WASHINGTON — Quoting from Islamic, Jewish and Christian texts, rock star Bono called Thursday for the U.S. government to give an additional 1 percent of the federal budget to the world’s poor.
Other political news of note
Animated Boehner: 'There's nothing complex about the Keystone Pipeline!'
House Speaker John Boehner became animated Tuesday over the proposed Keystone Pipeline, castigating the Obama administration for not having approved the project yet.
- Budget deficits shrinking but set to grow after 2015
- Senate readies another volley on unemployment aid
- Obama faces Syria standstill
- Fluke files to run in California
- Animated Boehner: 'There's nothing complex about the Keystone Pipeline!'
Speaking to President Bush and members of Congress at the National Prayer Breakfast, the U2 front man said it’s unjust to keep poor people from selling their goods while singing the virtues of the free market, to hold children to ransom for the debts of their grandparents and to withhold medicines that would save lives.
“God will not accept that,” he said. “Mine won’t. Will yours?”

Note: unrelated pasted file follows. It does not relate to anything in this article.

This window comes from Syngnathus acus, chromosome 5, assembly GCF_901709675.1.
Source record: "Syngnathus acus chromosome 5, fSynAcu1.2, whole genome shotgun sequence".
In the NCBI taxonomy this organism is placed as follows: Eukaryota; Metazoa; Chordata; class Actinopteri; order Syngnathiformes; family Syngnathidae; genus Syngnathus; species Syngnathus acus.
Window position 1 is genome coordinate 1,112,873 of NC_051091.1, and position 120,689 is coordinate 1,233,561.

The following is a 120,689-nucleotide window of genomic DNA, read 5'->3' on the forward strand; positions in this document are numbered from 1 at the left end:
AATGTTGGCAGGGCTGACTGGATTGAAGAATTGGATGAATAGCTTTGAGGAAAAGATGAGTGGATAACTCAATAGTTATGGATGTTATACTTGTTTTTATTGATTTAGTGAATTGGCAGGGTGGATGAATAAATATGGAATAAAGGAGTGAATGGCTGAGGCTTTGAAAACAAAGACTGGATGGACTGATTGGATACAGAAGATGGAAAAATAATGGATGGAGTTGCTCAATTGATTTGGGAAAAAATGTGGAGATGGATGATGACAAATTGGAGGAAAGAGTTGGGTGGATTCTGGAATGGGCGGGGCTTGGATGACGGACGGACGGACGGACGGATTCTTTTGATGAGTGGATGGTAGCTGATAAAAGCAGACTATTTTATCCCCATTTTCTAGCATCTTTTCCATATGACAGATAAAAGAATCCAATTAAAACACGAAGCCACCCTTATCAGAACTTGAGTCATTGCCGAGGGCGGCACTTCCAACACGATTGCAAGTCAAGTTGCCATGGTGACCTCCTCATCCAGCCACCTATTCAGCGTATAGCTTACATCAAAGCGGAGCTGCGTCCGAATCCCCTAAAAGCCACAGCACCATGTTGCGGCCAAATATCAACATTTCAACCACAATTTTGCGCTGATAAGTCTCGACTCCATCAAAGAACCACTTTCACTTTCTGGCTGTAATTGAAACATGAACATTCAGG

Bono’s speech riveted the ballroom audience that included the president and first lady and leaders from Congress, the Cabinet, the military, the clergy and countries from around the world.
At every table, Bono had distributed white plastic bracelets from The ONE Campaign to fight AIDS and poverty, and Sen. Hillary Clinton was among those who wrapped it around her fingers while she listened.
Bono thanked the president for helping to fight the spread of malaria and AIDS. Bush, in markedly lighter remarks than the singer, praised him as “a doer” but didn’t comment on his proposal.
“The thing about this good citizen of the world is he’s used his position to get things done,” Bush said. “You’re an amazing guy, Bono. God bless you.”
© 2013 The Associated Press. All rights reserved. This material may not be published, broadcast, rewritten or redistributed.